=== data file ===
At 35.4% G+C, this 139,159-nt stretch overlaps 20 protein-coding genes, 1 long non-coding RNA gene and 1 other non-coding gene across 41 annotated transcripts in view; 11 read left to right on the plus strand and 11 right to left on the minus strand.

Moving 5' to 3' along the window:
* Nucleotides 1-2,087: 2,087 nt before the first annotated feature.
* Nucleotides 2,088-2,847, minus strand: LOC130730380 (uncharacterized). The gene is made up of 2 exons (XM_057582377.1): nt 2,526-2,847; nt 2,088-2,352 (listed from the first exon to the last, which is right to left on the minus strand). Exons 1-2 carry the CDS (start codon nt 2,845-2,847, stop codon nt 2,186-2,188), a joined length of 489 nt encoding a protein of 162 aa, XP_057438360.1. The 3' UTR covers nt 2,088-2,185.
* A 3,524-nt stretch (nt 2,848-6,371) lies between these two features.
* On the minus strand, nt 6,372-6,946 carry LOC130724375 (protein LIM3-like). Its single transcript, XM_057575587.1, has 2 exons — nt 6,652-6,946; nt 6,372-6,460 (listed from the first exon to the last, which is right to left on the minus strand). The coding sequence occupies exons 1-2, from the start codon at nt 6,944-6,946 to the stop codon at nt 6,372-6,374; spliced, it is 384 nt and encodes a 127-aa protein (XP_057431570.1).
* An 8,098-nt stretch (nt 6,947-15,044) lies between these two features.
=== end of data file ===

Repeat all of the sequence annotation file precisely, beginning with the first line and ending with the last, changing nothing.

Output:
At 35.4% G+C, this 139,159-nt stretch overlaps 20 protein-coding genes, 1 long non-coding RNA gene and 1 other non-coding gene across 41 annotated transcripts in view; 11 read left to right on the plus strand and 11 right to left on the minus strand.

Moving 5' to 3' along the window:
* Nucleotides 1-2,087: 2,087 nt before the first annotated feature.
* Nucleotides 2,088-2,847, minus strand: LOC130730380 (uncharacterized). The gene is made up of 2 exons (XM_057582377.1): nt 2,526-2,847; nt 2,088-2,352 (listed from the first exon to the last, which is right to left on the minus strand). Exons 1-2 carry the CDS (start codon nt 2,845-2,847, stop codon nt 2,186-2,188), a joined length of 489 nt encoding a protein of 162 aa, XP_057438360.1. The 3' UTR covers nt 2,088-2,185.
* A 3,524-nt stretch (nt 2,848-6,371) lies between these two features.
* On the minus strand, nt 6,372-6,946 carry LOC130724375 (protein LIM3-like). Its single transcript, XM_057575587.1, has 2 exons — nt 6,652-6,946; nt 6,372-6,460 (listed from the first exon to the last, which is right to left on the minus strand). The coding sequence occupies exons 1-2, from the start codon at nt 6,944-6,946 to the stop codon at nt 6,372-6,374; spliced, it is 384 nt and encodes a 127-aa protein (XP_057431570.1).
* An 8,098-nt stretch (nt 6,947-15,044) lies between these two features.